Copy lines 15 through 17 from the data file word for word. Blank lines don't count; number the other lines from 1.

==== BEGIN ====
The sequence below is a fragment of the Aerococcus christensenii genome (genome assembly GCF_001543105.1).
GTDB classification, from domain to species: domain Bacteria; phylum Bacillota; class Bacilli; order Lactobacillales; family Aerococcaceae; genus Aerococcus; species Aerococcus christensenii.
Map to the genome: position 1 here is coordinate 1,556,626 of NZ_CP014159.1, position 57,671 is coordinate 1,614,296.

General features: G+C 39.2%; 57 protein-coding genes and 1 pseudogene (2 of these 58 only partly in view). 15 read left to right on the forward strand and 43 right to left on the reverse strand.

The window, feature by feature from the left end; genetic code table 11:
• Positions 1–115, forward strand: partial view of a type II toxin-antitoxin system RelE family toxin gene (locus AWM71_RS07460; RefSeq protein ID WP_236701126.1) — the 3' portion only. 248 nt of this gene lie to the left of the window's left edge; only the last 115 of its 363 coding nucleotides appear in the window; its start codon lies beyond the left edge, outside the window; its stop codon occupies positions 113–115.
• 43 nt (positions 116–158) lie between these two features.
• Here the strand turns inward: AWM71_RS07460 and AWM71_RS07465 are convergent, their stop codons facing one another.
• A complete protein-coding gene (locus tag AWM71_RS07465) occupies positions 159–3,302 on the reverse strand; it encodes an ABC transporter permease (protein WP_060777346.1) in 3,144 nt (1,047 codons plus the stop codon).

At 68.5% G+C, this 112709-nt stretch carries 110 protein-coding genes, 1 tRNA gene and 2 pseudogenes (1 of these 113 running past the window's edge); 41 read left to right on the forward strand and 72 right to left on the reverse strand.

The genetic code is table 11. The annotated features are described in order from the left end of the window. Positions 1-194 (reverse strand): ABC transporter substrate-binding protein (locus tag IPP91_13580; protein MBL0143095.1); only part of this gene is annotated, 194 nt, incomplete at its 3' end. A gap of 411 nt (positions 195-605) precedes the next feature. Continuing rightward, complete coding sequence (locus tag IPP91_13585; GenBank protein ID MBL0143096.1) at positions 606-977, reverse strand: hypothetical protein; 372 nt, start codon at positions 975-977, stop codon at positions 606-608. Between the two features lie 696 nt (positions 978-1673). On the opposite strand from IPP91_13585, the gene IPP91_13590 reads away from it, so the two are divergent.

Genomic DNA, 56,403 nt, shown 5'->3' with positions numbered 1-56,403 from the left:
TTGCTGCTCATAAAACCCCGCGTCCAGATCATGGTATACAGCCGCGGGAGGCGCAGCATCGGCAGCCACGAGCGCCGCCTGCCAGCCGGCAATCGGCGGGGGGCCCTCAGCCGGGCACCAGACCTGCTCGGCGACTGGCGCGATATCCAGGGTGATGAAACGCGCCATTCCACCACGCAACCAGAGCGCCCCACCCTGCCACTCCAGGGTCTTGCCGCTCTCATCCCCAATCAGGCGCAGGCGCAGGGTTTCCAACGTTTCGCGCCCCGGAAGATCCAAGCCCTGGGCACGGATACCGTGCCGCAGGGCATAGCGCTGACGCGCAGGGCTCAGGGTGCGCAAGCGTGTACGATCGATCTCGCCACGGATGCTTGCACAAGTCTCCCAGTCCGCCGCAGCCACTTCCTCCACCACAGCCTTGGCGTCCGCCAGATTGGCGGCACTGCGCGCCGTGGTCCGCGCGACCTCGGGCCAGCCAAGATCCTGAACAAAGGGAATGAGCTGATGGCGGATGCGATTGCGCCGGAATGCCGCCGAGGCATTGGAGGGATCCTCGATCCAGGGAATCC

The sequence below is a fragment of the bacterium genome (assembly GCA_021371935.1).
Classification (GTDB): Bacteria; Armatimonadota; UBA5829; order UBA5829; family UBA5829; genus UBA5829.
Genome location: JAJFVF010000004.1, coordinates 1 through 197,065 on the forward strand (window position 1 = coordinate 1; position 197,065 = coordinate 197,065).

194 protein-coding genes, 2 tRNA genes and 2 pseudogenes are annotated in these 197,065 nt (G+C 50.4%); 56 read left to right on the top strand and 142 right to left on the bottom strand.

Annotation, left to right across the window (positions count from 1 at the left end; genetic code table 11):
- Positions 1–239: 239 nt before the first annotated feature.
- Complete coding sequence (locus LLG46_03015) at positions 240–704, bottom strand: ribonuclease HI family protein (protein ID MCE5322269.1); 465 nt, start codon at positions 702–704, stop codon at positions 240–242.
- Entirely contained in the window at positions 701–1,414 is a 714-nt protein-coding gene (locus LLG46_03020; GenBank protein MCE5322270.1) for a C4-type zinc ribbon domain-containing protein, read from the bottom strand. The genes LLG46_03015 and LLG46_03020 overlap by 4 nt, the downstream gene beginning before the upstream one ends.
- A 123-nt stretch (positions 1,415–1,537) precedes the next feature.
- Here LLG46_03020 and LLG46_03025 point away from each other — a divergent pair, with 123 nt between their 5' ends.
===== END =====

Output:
Classification (GTDB): Bacteria; Armatimonadota; UBA5829; order UBA5829; family UBA5829; genus UBA5829.
Genome location: JAJFVF010000004.1, coordinates 1 through 197,065 on the forward strand (window position 1 = coordinate 1; position 197,065 = coordinate 197,065).

194 protein-coding genes, 2 tRNA genes and 2 pseudogenes are annotated in these 197,065 nt (G+C 50.4%); 56 read left to right on the top strand and 142 right to left on the bottom strand.